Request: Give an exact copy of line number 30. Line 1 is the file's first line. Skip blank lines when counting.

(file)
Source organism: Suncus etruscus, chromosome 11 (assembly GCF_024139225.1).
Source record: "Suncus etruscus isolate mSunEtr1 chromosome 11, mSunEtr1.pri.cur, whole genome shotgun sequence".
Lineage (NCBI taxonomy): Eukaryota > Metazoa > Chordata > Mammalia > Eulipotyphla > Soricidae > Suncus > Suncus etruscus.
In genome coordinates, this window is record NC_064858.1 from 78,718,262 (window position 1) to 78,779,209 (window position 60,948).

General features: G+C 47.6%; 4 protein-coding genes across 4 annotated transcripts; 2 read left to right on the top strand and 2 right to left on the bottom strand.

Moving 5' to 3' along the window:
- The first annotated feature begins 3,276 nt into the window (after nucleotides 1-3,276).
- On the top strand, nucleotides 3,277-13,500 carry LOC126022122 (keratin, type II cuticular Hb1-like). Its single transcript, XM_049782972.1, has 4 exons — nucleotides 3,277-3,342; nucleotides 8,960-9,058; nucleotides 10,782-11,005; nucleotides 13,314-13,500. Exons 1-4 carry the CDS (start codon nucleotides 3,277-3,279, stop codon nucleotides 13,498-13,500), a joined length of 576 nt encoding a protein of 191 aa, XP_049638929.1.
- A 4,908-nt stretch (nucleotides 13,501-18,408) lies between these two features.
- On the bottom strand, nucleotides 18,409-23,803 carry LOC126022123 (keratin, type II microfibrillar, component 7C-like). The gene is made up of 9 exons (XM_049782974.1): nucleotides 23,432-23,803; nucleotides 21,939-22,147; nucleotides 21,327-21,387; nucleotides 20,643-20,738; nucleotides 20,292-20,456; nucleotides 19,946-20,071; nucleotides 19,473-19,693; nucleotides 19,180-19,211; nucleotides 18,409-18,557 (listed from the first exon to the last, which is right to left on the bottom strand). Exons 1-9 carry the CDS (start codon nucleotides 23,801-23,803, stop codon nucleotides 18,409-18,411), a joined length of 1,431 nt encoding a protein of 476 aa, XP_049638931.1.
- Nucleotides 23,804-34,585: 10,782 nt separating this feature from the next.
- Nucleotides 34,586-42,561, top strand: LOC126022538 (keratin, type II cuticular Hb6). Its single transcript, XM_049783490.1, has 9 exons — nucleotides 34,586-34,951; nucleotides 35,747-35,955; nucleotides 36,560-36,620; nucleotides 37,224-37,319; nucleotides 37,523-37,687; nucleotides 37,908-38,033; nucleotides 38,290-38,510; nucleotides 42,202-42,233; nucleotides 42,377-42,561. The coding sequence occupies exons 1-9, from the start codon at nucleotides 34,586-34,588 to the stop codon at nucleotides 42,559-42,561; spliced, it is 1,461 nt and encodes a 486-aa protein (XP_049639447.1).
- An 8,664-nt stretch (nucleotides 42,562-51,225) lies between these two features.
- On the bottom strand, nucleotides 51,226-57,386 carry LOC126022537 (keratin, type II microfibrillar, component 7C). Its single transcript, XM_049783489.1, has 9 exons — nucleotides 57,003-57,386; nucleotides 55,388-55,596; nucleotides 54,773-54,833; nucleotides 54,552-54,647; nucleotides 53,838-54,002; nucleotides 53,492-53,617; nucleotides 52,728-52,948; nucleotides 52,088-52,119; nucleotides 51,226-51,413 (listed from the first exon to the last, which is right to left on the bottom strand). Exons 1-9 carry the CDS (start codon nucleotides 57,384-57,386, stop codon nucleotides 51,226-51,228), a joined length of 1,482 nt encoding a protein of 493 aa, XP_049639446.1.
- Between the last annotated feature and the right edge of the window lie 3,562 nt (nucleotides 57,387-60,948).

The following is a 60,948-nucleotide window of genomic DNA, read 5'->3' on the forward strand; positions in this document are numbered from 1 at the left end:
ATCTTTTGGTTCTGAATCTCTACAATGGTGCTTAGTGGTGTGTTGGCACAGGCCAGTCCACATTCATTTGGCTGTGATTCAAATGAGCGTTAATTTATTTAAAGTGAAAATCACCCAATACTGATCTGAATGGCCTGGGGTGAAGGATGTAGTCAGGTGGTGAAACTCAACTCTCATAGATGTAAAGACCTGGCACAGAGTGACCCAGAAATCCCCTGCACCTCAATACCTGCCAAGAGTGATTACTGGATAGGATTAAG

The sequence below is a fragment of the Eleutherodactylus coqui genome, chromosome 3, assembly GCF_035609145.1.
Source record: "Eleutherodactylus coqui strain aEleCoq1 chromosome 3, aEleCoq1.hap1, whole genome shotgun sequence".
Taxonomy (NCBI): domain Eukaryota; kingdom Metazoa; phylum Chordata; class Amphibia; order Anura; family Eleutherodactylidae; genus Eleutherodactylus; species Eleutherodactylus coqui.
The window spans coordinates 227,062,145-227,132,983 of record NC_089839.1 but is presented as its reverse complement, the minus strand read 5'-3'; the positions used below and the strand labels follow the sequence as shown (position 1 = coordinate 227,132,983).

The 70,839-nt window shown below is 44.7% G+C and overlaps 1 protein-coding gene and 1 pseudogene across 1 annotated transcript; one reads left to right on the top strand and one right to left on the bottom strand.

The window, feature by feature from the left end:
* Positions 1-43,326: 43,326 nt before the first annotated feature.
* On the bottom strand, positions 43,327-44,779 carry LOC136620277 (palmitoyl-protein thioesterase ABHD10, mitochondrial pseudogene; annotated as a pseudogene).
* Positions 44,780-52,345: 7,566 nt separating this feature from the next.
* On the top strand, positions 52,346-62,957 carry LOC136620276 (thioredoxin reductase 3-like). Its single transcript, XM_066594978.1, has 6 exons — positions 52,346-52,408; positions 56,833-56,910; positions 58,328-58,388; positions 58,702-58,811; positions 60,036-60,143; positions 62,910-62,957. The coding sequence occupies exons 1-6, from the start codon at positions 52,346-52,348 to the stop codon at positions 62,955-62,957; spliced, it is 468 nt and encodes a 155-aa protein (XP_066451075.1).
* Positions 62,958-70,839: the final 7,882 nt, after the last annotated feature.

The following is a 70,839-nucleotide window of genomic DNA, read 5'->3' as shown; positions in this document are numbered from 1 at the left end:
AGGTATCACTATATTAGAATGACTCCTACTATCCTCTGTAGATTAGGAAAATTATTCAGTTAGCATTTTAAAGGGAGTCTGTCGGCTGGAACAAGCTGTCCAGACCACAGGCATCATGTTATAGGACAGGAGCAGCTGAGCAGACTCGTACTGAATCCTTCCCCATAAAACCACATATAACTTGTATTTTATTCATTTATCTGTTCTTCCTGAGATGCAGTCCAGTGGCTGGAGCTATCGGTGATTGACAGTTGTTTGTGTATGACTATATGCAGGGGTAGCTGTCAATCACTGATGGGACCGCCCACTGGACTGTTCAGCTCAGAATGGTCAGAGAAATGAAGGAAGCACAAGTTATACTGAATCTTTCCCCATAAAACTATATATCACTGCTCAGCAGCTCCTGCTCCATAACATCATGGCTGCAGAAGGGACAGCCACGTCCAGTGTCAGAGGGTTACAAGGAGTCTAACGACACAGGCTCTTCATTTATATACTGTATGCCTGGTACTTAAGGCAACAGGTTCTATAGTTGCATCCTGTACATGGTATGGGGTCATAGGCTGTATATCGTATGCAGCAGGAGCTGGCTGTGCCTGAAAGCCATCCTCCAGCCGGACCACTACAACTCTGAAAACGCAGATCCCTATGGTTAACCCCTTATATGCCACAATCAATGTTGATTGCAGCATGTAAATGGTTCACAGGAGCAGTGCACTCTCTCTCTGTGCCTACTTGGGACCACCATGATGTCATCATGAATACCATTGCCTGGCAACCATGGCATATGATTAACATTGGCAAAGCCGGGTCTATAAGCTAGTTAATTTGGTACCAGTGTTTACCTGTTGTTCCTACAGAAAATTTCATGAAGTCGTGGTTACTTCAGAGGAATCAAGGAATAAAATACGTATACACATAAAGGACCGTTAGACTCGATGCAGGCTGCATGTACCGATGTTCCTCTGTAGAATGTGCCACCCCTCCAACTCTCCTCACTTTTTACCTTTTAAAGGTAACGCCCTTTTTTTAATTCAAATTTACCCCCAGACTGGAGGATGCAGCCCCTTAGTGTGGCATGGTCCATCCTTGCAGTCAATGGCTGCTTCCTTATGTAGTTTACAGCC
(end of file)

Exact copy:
AGGTATCACTATATTAGAATGACTCCTACTATCCTCTGTAGATTAGGAAAATTATTCAGTTAGCATTTTAAAGGGAGTCTGTCGGCTGGAACAAGCTGTCCAGACCACAGGCATCATGTTATAGGACAGGAGCAGCTGAGCAGACTCGTACTGAATCCTTCCCCATAAAACCACATATAACTTGTATTTTATTCATTTATCTGTTCTTCCTGAGATGCAGTCCAGTGGCTGGAGCTATCGGTGATTGACAGTTGTTTGTGTATGACTATATGCAGGGGTAGCTGTCAATCACTGATGGGACCGCCCACTGGACTGTTCAGCTCAGAATGGTCAGAGAAATGAAGGAAGCACAAGTTATACTGAATCTTTCCCCATAAAACTATATATCACTGCTCAGCAGCTCCTGCTCCATAACATCATGGCTGCAGAAGGGACAGCCACGTCCAGTGTCAGAGGGTTACAAGGAGTCTAACGACACAGGCTCTTCATTTATATACTGTATGCCTGGTACTTAAGGCAACAGGTTCTATAGTTGCATCCTGTACATGGTATGGGGTCATAGGCTGTATATCGTATGCAGCAGGAGCTGGCTGTGCCTGAAAGCCATCCTCCAGCCGGACCACTACAACTCTGAAAACGCAGATCCCTATGGTTAACCCCTTATATGCCACAATCAATGTTGATTGCAGCATGTAAATGGTTCACAGGAGCAGTGCACTCTCTCTCTGTGCCTACTTGGGACCACCATGATGTCATCATGAATACCATTGCCTGGCAACCATGGCATATGATTAACATTGGCAAAGCCGGGTCTATAAGCTAGTTAATTTGGTACCAGTGTTTACCTGTTGTTCCTACAGAAAATTTCATGAAGTCGTGGTTACTTCAGAGGAATCAAGGAATAAAATACGTATACACATAAAGGACCGTTAGACTCGATGCAGGCTGCATGTACCGATGTTCCTCTGTAGAATGTGCCACCCCTCCAACTCTCCTCACTTTTTACCTTTTAAAGGTAACGCCCTTTTTTTAATTCAAATTTACCCCCAGACTGGAGGATGCAGCCCCTTAGTGTGGCATGGTCCATCCTTGCAGTCAATGGCTGCTTCCTTATGTAGTTTACAGCC